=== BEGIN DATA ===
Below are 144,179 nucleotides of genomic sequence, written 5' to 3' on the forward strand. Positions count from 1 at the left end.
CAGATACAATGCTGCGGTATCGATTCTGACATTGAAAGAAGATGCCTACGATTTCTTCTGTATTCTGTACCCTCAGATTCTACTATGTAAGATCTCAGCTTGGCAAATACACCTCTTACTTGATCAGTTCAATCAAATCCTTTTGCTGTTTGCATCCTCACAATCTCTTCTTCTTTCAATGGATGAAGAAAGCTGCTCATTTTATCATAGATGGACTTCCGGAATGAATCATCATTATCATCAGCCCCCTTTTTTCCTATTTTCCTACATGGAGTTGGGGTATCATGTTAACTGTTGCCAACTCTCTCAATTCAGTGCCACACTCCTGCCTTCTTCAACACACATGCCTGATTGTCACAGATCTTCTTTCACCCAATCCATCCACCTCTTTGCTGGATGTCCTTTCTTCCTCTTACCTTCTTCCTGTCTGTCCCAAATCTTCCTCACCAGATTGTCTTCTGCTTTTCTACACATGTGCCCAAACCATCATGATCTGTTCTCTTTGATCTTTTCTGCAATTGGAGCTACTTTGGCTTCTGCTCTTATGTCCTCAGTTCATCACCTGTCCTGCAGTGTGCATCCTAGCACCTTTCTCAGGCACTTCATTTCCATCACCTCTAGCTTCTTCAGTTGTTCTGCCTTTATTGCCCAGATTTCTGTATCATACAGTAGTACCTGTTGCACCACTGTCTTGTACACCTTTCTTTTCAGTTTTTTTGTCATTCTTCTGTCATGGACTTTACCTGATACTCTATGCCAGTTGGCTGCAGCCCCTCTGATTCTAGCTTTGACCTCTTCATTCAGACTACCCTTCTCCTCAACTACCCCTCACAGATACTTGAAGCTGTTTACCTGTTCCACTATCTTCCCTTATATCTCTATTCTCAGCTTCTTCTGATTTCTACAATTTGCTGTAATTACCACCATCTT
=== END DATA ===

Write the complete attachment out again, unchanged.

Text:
Below are 144,179 nucleotides of genomic sequence, written 5' to 3' on the forward strand. Positions count from 1 at the left end.
CAGATACAATGCTGCGGTATCGATTCTGACATTGAAAGAAGATGCCTACGATTTCTTCTGTATTCTGTACCCTCAGATTCTACTATGTAAGATCTCAGCTTGGCAAATACACCTCTTACTTGATCAGTTCAATCAAATCCTTTTGCTGTTTGCATCCTCACAATCTCTTCTTCTTTCAATGGATGAAGAAAGCTGCTCATTTTATCATAGATGGACTTCCGGAATGAATCATCATTATCATCAGCCCCCTTTTTTCCTATTTTCCTACATGGAGTTGGGGTATCATGTTAACTGTTGCCAACTCTCTCAATTCAGTGCCACACTCCTGCCTTCTTCAACACACATGCCTGATTGTCACAGATCTTCTTTCACCCAATCCATCCACCTCTTTGCTGGATGTCCTTTCTTCCTCTTACCTTCTTCCTGTCTGTCCCAAATCTTCCTCACCAGATTGTCTTCTGCTTTTCTACACATGTGCCCAAACCATCATGATCTGTTCTCTTTGATCTTTTCTGCAATTGGAGCTACTTTGGCTTCTGCTCTTATGTCCTCAGTTCATCACCTGTCCTGCAGTGTGCATCCTAGCACCTTTCTCAGGCACTTCATTTCCATCACCTCTAGCTTCTTCAGTTGTTCTGCCTTTATTGCCCAGATTTCTGTATCATACAGTAGTACCTGTTGCACCACTGTCTTGTACACCTTTCTTTTCAGTTTTTTTGTCATTCTTCTGTCATGGACTTTACCTGATACTCTATGCCAGTTGGCTGCAGCCCCTCTGATTCTAGCTTTGACCTCTTCATTCAGACTACCCTTCTCCTCAACTACCCCTCACAGATACTTGAAGCTGTTTACCTGTTCCACTATCTTCCCTTATATCTCTATTCTCAGCTTCTTCTGATTTCTACAATTTGCTGTAATTACCACCATCTT